Estimated read time: 4-5 minutes
This archived news story is available only for your personal, non-commercial use. Information in the story may be outdated or superseded by additional information. Reading or replaying the story in its archived form does not constitute a republication of the story.
WASHINGTON (AP) — One came from northeast England. Another came from the former Soviet Union. A third was born in Canada to parents who’d fled the Soviet Union and Nazi Germany.
Several witnesses who testified in the House impeachment inquiry this week chose to highlight their immigrant backgrounds, sharing their families’ stories in highly personal opening statements. They drew a connection to how those experiences led them to public service and a strong desire to safeguard U.S. national security.
Their stories offered a sharp counterpoint to President Donald Trump, who has often derided immigrants as a threat to U.S. national security.
“I can say with confidence that this country has offered for me opportunities I never would have had in England,” former National Security Council official Fiona Hill testified Thursday. She spoke in what she called a “very distinctive working-class” British accent that would have impeded her professional advancement at home, but that “never set me back in America.”
On Tuesday, Lt. Col. Alexander Vindman, an Army officer who works with the National Security Council, testified that his family fled to the U.S. from the Soviet Union when he was 3. He said in his opening statement that he and his brothers felt compelled to serve in the military to repay the country that had offered them refuge from authoritarian oppression.
“In Russia, my act of expressing concern to the chain of command in an official and private channel would have severe personal and professional repercussions, and offering public testimony involving the president would surely cost me my life,” he told the committee. He expressed gratitude for his “father's brave act of hope 40 years ago and for the privilege of being an American citizen and public servant, where I can live free, free of fear for mine and my family's safety.”
“Dad, I am sitting here today in the U.S. Capitol, talking to our elected professionals. Talking to our elected professionals is proof that you made the right decision 40 years ago,” he added, assuring his father: “Do not worry. I will be fine.”
It was a similar story for Marie Yovanovitch, the former ambassador to Ukraine, who immigrated to the U.S. at age 3 from Canada. Her father had fled the Soviets, while her mother had grown up in Nazi Germany.
“Their personal histories, my personal history gave me both deep gratitude towards the United States and great empathy for others like the Ukrainian people who want to be free,” she told lawmakers, explaining that she joined the foreign service with “no agenda other than to pursue our stated foreign policy goals.”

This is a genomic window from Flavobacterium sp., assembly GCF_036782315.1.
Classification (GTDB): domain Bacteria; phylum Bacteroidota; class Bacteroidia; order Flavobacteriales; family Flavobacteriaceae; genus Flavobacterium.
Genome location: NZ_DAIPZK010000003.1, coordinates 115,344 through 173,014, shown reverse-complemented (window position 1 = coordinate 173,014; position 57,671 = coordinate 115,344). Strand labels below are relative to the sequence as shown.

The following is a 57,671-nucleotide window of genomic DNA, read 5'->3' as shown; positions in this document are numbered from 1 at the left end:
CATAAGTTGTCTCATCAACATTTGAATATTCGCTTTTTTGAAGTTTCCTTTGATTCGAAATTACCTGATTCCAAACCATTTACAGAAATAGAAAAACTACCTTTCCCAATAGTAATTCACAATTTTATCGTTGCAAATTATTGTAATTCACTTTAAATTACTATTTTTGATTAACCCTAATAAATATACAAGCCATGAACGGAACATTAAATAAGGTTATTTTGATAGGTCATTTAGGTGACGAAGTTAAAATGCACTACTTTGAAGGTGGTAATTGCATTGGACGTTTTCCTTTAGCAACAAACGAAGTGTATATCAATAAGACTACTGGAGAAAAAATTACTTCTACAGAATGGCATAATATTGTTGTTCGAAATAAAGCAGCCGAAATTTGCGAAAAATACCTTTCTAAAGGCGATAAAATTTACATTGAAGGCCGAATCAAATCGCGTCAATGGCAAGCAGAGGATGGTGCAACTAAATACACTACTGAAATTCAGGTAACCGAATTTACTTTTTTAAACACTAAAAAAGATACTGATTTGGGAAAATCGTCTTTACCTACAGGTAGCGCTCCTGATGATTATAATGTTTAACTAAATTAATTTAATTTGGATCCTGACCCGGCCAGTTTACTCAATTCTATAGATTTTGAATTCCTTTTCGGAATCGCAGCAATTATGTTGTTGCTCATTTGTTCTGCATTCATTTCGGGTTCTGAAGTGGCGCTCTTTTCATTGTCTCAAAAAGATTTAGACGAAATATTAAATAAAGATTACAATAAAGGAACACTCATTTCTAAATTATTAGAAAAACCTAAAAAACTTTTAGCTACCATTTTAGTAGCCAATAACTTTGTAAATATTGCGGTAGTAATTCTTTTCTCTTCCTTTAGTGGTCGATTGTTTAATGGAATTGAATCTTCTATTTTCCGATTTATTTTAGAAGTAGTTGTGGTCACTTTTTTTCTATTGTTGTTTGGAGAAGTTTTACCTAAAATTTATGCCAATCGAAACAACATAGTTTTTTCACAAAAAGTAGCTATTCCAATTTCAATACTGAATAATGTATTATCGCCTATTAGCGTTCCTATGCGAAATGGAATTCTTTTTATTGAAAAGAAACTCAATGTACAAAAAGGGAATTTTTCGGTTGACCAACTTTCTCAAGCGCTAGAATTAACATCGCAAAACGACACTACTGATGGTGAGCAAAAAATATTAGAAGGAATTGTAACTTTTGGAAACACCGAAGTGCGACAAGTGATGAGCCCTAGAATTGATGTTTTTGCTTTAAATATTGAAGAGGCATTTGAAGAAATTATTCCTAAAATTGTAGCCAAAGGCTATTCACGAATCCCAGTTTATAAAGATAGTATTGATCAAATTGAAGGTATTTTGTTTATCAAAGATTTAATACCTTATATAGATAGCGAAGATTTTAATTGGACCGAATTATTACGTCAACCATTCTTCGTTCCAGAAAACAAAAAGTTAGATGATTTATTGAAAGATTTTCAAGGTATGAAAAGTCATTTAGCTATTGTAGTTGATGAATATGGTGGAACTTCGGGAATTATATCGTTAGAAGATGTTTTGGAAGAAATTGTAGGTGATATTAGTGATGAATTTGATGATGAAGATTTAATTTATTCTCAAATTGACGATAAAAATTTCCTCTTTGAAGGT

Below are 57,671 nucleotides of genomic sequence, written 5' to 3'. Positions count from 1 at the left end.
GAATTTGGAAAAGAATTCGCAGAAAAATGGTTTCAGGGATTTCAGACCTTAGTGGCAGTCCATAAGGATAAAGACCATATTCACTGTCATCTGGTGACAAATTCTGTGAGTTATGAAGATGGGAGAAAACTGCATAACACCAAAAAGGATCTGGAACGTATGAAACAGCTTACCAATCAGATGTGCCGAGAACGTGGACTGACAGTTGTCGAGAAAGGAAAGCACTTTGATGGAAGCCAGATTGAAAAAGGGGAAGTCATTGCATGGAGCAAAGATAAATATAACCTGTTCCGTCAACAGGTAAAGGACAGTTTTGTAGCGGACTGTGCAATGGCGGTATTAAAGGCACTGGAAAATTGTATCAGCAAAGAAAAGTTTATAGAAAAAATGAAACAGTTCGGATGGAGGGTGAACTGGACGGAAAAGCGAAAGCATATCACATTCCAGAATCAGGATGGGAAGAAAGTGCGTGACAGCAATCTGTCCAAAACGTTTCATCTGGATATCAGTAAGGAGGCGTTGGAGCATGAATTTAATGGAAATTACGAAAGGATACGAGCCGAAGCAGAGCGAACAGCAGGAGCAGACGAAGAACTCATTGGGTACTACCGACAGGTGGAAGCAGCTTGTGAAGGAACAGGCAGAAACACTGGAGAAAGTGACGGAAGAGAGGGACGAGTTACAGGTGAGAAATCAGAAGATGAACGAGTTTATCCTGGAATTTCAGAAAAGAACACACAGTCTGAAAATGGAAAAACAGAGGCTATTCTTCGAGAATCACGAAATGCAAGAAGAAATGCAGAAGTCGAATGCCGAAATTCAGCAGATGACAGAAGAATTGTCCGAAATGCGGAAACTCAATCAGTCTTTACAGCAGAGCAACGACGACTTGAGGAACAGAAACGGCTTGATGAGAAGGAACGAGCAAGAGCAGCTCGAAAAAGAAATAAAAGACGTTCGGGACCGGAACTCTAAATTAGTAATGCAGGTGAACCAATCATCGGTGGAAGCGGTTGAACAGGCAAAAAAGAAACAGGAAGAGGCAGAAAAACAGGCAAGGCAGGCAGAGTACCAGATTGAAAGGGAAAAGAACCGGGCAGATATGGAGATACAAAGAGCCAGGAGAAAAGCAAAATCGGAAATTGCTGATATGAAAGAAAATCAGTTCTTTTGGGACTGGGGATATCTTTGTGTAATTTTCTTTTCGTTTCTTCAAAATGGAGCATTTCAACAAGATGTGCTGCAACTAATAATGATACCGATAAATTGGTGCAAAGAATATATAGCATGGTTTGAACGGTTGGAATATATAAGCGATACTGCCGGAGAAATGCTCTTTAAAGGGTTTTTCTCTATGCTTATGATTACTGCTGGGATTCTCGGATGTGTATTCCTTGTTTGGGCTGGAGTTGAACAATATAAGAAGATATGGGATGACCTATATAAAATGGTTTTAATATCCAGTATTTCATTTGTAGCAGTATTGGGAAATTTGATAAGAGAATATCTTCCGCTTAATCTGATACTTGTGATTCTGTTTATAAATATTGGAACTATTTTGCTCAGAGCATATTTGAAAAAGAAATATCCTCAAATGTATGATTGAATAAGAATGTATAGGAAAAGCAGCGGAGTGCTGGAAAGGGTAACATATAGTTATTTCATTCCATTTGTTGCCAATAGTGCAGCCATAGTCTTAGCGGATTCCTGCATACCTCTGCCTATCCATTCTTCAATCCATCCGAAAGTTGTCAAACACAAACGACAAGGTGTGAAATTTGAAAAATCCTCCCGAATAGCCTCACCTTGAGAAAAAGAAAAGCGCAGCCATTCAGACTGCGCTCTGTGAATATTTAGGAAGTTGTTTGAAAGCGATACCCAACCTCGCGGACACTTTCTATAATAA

“My service is an expression of gratitude for all that this country has given to me and to my family,” she said.
Another witness, Gordon Sondland, the president’s ambassador to the European Union, described how his parents had fled Europe during the Holocaust, first moving to Uruguay and then settling in Seattle.
“Like so many immigrants, my family was eager for freedom and hungry for opportunity,” he said.
House Intelligence Committee Chairman Adam Schiff, D-Calif., said after listening to Hill’s opening statement that her story about fulfilling her father’s dream of one day moving to America reminded him of Vindman’s.
“The few immigrant stories that we have heard just in the course of these hearings are among the most powerful I think I’ve ever heard,” Schiff said Thursday. “You and Colonel Vindman and others are the best of this country and you came here by choice. And we are so blessed that you did, so welcome.”
Yet those immigrant roots also opened several witnesses to criticism. Republican members, for instance, raised the fact that Vindman, who appeared in his uniform, had been repeatedly offered the position of defense minister by the government of Ukraine. He reported the offers to his superiors and quickly dismissed them.
“I guess Mr. Castor is implying maybe you have got some dual loyalty, which is, of course, an old smear we have heard many times in our history,” Rep. Sean Maloney, D-N.Y. said at one point, referring to Steve Castor, the committee’s Republican attorney.
Rep. Jim Himes, D-Conn., said the line of questioning “may have come cloaked in a Brooks Brothers suit and in parliamentary language,” but was “designed exclusively to give the right-wing media an opening to question your loyalties.”
Hill was also asked about the attacks on Vindman and suggestions of dual loyalty.
“I think it’s very unfortunate,” she said, describing the country’s immigrant history as “the essence of America.”
With the exception of very few, she added: “Everyone immigrated to the United States at some time in their family history. And this is what, for me, really does make America great.”
Copyright © The Associated Press. All rights reserved. This material may not be published, broadcast, rewritten or redistributed.